Donuts and Beigels

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The sign says “possibly DEFINITELY the best dougnuts in the world.”
Misspelling aside, that’s a bold statement to make. Especially to these American eyes. We did, after all, invent obesity thanks in large part to an endless supply of delicious donuts.
But, this is indeed a special donut. A big ball of fried dough oozing forth a vanilla cream that’s like eating a storm cloud, rich and thick…but also light and airy. I’m eating a storm cloud. (foreshadowing). Eating this thing is a gymnastic exercise in contorting your arm in all various positions to get every last bit of the cream before it’s claimed by Newtonian physics. I suppose you could use a knife and fork; but, that’s just un-American…even in England.
With nary cloud in the sky the stream of the day is keeping us outdoors. The walk along Southbank is burnished into our subconscious, which is nice because that’s when you can relax a bit and pay attention to all the little things happening around you.
Lauren hasn’t been to the UK since high school, so the mission is to walk it out under beautiful blue skies and be tourists. Walking alongside Whitehall there is a small park with a series of war memorials. One of them is a simple oblisk with a soldier dedicated to the Korean War. It’s a sharp contrast to memorialize the same war on the National Mall. Again it’s fascinating to see how the collective memory works differently across international borders, perhaps it’s also a showcase of just how BIG we like to remember things in the States.

Passing by Big Ben the crowds thicken. It is Friday, and a gorgeous one at that. We opt out of a walk through Westminster Abbey, I’ve been in there before and Lauren isn’t £20 interested. A long walk later puts us in front of Buckingham Palace where the crowds actually aren’t that bad. Sometimes it’s fun to return to a landmark, it’s another case where your attention works differently. The little details matter more, you’re less awestruck. For me, this is a good spot to play around with the camera and then watch people as they watch a palace presumably full of royal people. At least according to the flag.

The goal for the afternoon is to spend some time in the National Gallery, but that’s the only official item on the itinerary. And official is a loose term here. I was also debating with going into the Churchill War Rooms, which was the underground military brain during the Battle of Britain. The Gallery wins, in large part because I dragged Lauren through the British Museum for hours longer than she wanted to the day before. And I’m genuinely interested in the collection at the Gallery. Not to mention it, also, is free. Trafalgar Square is a fun place to photograph, the neoclassical design of the museum combined with the fountains in the plaza and the lions at the base of the Nelson monument create interesting scenes. The sun hangs low in the southern sky offering up some great light for a good part of the afternoon. Inside the works are nothing short of inspirational. I’ve written many times about the ability of art to transport you to another place, another frame of thought, if you let it. A few hours and a few IMG_2026Renoirs, Monets, Dagats and da Vincis later we were on our way back to Southbank. Another one of our friends is flying in, and a we have plans to meet a whole other set later in the evening.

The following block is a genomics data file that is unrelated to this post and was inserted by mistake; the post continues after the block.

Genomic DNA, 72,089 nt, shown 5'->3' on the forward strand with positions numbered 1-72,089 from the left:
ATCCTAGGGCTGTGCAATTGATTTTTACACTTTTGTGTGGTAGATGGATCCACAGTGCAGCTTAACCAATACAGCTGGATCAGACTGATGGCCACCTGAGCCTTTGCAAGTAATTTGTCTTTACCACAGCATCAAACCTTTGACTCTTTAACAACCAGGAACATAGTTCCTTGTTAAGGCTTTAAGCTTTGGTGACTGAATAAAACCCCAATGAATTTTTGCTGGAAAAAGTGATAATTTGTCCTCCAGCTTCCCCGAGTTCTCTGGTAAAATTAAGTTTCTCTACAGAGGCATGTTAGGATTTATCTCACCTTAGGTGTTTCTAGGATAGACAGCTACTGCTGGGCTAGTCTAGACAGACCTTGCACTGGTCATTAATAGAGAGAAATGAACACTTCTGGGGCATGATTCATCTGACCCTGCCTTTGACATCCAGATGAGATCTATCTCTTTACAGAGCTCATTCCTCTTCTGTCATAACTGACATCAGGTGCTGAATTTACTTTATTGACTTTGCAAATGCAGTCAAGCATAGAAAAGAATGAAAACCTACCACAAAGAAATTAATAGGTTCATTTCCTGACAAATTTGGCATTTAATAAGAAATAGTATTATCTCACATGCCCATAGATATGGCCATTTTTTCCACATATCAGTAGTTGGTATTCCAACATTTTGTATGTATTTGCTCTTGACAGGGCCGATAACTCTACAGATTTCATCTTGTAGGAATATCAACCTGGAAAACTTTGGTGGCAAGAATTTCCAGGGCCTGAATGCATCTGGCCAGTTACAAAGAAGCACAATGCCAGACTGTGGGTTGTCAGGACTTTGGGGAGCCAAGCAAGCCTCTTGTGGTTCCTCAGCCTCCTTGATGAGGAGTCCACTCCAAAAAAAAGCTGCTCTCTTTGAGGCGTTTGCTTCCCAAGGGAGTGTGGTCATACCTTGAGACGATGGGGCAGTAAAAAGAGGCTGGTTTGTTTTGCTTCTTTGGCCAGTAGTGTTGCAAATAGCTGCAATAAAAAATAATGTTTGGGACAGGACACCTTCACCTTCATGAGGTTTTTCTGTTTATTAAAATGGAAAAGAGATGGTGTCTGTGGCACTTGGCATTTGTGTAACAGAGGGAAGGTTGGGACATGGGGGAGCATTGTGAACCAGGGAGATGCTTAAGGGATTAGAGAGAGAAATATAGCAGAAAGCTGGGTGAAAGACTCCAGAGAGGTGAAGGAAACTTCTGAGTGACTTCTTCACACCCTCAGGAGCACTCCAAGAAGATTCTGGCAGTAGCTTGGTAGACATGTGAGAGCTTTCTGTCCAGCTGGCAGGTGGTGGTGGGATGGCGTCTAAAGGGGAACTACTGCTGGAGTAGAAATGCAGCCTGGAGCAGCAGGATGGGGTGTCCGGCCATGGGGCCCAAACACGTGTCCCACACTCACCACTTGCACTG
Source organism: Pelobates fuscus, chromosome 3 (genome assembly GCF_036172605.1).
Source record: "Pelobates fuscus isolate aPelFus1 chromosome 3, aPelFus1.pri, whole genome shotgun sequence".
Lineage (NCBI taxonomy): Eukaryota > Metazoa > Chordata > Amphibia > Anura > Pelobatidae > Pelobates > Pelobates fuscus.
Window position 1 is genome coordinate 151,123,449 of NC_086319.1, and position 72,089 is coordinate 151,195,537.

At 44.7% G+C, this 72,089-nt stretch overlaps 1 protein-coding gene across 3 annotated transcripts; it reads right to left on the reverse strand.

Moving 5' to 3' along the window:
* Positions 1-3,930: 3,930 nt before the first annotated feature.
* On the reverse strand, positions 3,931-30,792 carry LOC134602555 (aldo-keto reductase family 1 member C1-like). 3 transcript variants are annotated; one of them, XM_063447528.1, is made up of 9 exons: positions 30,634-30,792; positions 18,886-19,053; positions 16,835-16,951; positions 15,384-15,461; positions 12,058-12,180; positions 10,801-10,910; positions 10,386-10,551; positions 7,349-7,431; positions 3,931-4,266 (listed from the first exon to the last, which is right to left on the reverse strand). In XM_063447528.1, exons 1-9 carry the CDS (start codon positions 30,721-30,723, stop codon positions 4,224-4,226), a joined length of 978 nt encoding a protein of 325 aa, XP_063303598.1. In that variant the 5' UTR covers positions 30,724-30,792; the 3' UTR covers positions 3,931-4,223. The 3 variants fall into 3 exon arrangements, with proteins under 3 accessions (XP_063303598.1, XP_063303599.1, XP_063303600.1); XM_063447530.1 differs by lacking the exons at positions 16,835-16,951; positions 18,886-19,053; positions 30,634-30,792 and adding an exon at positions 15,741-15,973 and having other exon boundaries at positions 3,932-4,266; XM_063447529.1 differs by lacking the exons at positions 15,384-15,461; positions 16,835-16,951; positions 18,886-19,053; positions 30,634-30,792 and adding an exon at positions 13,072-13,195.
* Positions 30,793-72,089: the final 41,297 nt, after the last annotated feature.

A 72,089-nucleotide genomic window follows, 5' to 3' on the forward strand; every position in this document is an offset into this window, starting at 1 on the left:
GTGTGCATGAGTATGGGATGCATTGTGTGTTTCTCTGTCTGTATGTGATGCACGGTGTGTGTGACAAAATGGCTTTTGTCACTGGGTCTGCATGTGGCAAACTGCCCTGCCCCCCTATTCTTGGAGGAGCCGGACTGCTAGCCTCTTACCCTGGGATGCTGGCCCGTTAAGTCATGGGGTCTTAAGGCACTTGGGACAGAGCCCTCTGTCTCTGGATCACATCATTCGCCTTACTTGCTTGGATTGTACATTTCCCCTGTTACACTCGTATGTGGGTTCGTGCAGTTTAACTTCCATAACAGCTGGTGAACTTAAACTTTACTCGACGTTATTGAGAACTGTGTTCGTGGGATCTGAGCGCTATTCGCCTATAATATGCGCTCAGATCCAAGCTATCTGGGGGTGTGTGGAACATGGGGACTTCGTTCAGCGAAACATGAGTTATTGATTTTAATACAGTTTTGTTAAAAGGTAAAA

Walking back along the river the Christmas markets are really picking up along with the post-work rush. As we walk along Southbank the milk tree is gone, replaced with…wait for it…a BEER tree. It’s a promotional stunt by Carlsberg, but all we have to do is wait in a short line and pour some beer from a tap IN THE TREE! Of course. So we pour a beer and sit and watch the river traffic along the Thames. It’s an English Christmas miracle.
There are moments, if you’re paying attention, when you realize the depth and breadth of the scope of your life. It is through pure circumstance that I’m now at a place called Wheatsheaf adjacent to Borough Market sharing pints with seven Penn Staters. Five of them are good friends I’ve known for almost 15 years. A quirk of timing and opportunity brings us back together, and this is how life is great. Recreating the past, living in the present, pushing forward towards the future.
The pub scene of London is on full display here. We were lucky enough to score some inside territory, and a table, but the crowd is spilling into the street. That’s how the post-work pub party happens. It’s communal and maybe a tad bit excessive, but clearly traditional and, dare I say it, a bit more neighborly than the D.C. version of happy hour.
After a few pints we make some moves towards another part of town. The mission is salted beef bagels and, purportedly, the best pizza in London. In the process we lose one of our party to familial obligations, putting the kids to bed.
We choose the bus over the tube for this trip, and I’m more than happy with that. The double-decker buses are just as much tourist delight as they are public transit. The journey becomes the experience.
Shoreditch is a model of gentrification. There are traces of a more traditional, and even turbulent past, but for the most part people here now have money and free time and a hunger to consume both.
We work up and put our name in at Homeslice. It’s actually a product of Covent Garden, but they’ve just opened this second location this week. The hope is that not too many people know about it yet.
Two hour wait.
So much for hopes and dreams. We put our names in, but with stomachs growling the new mission is IMG_2067salted beef beigels. We slice deeper into the neighborhood towards Brick Lane where the graffiti artist is a little more bold.
There are two competing places serving these sandwiches. Think Pats and Genos in Philly with smaller crowds. I’ve been forewarned that ordering is akin to an experience with the soup nazi. So yeah…just like Philly.